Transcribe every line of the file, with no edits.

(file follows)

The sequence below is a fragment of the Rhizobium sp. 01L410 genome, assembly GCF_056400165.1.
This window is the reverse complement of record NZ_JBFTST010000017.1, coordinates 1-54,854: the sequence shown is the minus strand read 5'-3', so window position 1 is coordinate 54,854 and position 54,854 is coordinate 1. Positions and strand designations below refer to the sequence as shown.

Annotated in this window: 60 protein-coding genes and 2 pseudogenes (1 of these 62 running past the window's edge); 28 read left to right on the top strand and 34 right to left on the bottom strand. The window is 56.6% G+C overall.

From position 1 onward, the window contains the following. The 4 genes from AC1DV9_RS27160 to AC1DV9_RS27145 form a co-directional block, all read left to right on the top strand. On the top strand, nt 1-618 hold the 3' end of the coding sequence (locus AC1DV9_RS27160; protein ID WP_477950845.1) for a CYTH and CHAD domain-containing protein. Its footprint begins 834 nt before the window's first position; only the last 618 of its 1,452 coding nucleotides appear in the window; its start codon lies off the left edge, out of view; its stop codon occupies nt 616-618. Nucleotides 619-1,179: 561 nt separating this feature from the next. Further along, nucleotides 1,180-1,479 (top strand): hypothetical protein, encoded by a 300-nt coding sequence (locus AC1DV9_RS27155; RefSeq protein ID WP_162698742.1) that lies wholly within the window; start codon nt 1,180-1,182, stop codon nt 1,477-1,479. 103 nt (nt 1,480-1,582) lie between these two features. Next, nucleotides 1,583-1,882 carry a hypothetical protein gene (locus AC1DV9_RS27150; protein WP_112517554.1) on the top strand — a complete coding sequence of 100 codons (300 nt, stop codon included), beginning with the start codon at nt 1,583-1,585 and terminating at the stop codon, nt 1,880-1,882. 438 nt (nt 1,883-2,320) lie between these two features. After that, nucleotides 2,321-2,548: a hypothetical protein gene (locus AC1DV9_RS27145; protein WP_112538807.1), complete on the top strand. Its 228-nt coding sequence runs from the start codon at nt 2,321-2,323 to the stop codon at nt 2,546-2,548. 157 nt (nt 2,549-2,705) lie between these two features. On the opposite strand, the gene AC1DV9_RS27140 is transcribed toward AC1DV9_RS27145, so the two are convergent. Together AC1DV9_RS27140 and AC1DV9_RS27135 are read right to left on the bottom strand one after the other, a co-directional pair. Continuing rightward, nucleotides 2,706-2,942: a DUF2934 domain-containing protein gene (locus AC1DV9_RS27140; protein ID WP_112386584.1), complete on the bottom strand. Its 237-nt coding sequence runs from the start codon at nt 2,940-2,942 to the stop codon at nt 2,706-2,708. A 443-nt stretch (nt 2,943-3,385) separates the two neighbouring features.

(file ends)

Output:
The sequence below is a fragment of the Rhizobium sp. 01L410 genome, assembly GCF_056400165.1.
This window is the reverse complement of record NZ_JBFTST010000017.1, coordinates 1-54,854: the sequence shown is the minus strand read 5'-3', so window position 1 is coordinate 54,854 and position 54,854 is coordinate 1. Positions and strand designations below refer to the sequence as shown.

Annotated in this window: 60 protein-coding genes and 2 pseudogenes (1 of these 62 running past the window's edge); 28 read left to right on the top strand and 34 right to left on the bottom strand. The window is 56.6% G+C overall.

From position 1 onward, the window contains the following. The 4 genes from AC1DV9_RS27160 to AC1DV9_RS27145 form a co-directional block, all read left to right on the top strand. On the top strand, nt 1-618 hold the 3' end of the coding sequence (locus AC1DV9_RS27160; protein ID WP_477950845.1) for a CYTH and CHAD domain-containing protein. Its footprint begins 834 nt before the window's first position; only the last 618 of its 1,452 coding nucleotides appear in the window; its start codon lies off the left edge, out of view; its stop codon occupies nt 616-618. Nucleotides 619-1,179: 561 nt separating this feature from the next. Further along, nucleotides 1,180-1,479 (top strand): hypothetical protein, encoded by a 300-nt coding sequence (locus AC1DV9_RS27155; RefSeq protein ID WP_162698742.1) that lies wholly within the window; start codon nt 1,180-1,182, stop codon nt 1,477-1,479. 103 nt (nt 1,480-1,582) lie between these two features. Next, nucleotides 1,583-1,882 carry a hypothetical protein gene (locus AC1DV9_RS27150; protein WP_112517554.1) on the top strand — a complete coding sequence of 100 codons (300 nt, stop codon included), beginning with the start codon at nt 1,583-1,585 and terminating at the stop codon, nt 1,880-1,882. 438 nt (nt 1,883-2,320) lie between these two features. After that, nucleotides 2,321-2,548: a hypothetical protein gene (locus AC1DV9_RS27145; protein WP_112538807.1), complete on the top strand. Its 228-nt coding sequence runs from the start codon at nt 2,321-2,323 to the stop codon at nt 2,546-2,548. 157 nt (nt 2,549-2,705) lie between these two features. On the opposite strand, the gene AC1DV9_RS27140 is transcribed toward AC1DV9_RS27145, so the two are convergent. Together AC1DV9_RS27140 and AC1DV9_RS27135 are read right to left on the bottom strand one after the other, a co-directional pair. Continuing rightward, nucleotides 2,706-2,942: a DUF2934 domain-containing protein gene (locus AC1DV9_RS27140; protein ID WP_112386584.1), complete on the bottom strand. Its 237-nt coding sequence runs from the start codon at nt 2,940-2,942 to the stop codon at nt 2,706-2,708. A 443-nt stretch (nt 2,943-3,385) separates the two neighbouring features.